Preview season is here and we’re all digging into the treasures that Amonkhet has to offer. In no particular order, here are my first impressions from Amonkhet cards that’ve caught my eye.
Few things can catch a King Cheetah. Power creep is one of them.
I had to shout out King Cheetah right quick. One of the best flavor texts of all time. Sad to see a youngster replace the King.
The Trials looks to all be reasonable Limited spells on their own. Nothing wrong with playing a Sift, Cruel Edict, or Alpine Grizzly. Obviously, it takes a little more to enter the Constructed realm. Something that rewards enchantments entering the battlefield and staying there could do it. Then there are the Cartouches that are built to interact with the Trials.
We’ve come a long way with Auras in Magic. The Cartouches each provide a card or a partial card in value as an enters-the-battlefield trigger along with the usual +1/+1 and ability-granting keyword that we’re used to with Auras. These cards are cheap enough in cost and provide enough value that they could see play in Constructed on their own in the right kind of deck. In fact, I’ve already played with Cartouche of Strength in Constructed!
Playing a Cartouche with a Trial on the battlefield is like drawing an extra card. However, if you have multiple Trials, it only takes one Cartouche to rebuy all of them. The Trials are similar to the Oaths, like Oath of Liliana, except they aren’t legendary and thus play well if you draw multiples.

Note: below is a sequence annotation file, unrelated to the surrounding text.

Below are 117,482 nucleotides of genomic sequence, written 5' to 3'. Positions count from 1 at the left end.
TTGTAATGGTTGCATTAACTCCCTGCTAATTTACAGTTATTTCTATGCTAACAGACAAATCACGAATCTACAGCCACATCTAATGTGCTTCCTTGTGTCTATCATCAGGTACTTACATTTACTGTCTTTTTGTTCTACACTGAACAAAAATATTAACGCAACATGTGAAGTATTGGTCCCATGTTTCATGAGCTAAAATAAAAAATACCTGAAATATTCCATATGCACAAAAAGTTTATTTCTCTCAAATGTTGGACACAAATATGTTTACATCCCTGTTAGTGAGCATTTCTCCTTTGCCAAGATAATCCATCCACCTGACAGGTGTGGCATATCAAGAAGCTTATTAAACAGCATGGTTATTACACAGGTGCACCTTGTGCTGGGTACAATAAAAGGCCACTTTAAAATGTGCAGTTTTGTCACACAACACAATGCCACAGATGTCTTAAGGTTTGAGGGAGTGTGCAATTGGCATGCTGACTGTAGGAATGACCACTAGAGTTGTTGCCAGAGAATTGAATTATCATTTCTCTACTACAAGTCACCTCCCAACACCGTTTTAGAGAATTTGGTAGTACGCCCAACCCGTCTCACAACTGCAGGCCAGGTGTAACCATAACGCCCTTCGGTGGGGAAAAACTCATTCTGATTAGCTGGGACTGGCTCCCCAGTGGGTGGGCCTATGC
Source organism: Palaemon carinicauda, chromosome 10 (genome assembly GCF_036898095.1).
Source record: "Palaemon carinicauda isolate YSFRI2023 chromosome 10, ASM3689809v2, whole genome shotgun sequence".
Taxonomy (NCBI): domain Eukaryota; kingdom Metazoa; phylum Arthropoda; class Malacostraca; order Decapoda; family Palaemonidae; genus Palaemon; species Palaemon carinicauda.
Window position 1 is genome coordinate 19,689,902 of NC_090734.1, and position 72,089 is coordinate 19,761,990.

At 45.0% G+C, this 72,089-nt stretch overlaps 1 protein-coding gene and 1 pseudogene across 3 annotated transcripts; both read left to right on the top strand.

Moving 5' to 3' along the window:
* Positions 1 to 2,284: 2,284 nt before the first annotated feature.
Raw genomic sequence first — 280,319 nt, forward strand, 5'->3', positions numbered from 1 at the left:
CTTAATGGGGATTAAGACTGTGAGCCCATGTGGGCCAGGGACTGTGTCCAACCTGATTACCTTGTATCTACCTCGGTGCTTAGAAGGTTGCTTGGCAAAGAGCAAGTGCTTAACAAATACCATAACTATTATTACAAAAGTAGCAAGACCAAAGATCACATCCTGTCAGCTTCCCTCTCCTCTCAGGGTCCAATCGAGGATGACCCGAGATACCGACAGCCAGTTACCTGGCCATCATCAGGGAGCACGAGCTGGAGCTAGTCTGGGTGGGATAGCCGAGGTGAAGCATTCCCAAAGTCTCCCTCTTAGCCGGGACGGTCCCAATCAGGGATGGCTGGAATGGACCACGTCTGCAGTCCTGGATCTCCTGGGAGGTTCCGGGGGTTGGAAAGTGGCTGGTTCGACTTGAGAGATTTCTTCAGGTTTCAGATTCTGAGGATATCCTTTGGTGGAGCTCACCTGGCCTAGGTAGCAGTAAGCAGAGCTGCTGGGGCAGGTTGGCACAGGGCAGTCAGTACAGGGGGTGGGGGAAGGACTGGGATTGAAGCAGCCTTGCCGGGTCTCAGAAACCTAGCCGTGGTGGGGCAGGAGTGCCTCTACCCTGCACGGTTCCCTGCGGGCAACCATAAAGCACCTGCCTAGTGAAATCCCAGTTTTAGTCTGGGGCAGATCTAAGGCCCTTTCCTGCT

I can see the black or red Trials and corresponding Cartouches seeing play. The black Trial and Cartouche interact with opposing creatures on both ends and in somewhat synergistic ways: pick off the small creatures with -1/-1 and have them sacrifice the big one. It’s a shame that the sacrifice has to come down first for max value.
Gideon of the Trials is getting some hype, but I’m hesitant to buy into it.
Gideon of the Trials may have a place in older formats. The first place to look is Modern Ad Nauseam. Gideon of the Trials basically forces them to play removal like Echoing Truth before going off. Gideon is also a consideration in the Ad Nauseam deck. Gideon’s emblem prevents you from losing to anything, including Pact of Negation’s trigger and going to negative life from Ad Nauseam. The +1 of Gideon of the Trials will certainly prove useful against Inkmoth Nexus… more so than Phyrexian Unlife would.
The ideal scenario is to exert to kill a creature while attacking a Gideon, Ally of Zendikar with four loyalty.
I expect for people to get mangled by Glorybringer the first week that Amonkhet is legal. I remember playing for Top 8 with G/W against (the winning) R/W Vehicles deck and laughing over how embarrassing Fairgrounds Warden was against Skysovereign, Consul Flagship. Glorybringer is much like the sky boat and will take over games from unsuspecting people.
After the first-week dust settles, I expect Grasp of Darkness to come back and for all white decks to have a full set of Cast Out as well as some number of Archangel Avacyn. Sigarda, Host of Herons might pop up as a creature that matches up well against Glorybringer. I also expect a downtrend of cards vulnerable to Glorybringer, like Gideon, Ally of Zendikar and four-toughness creatures such as Kalitas, Traitor of Ghet.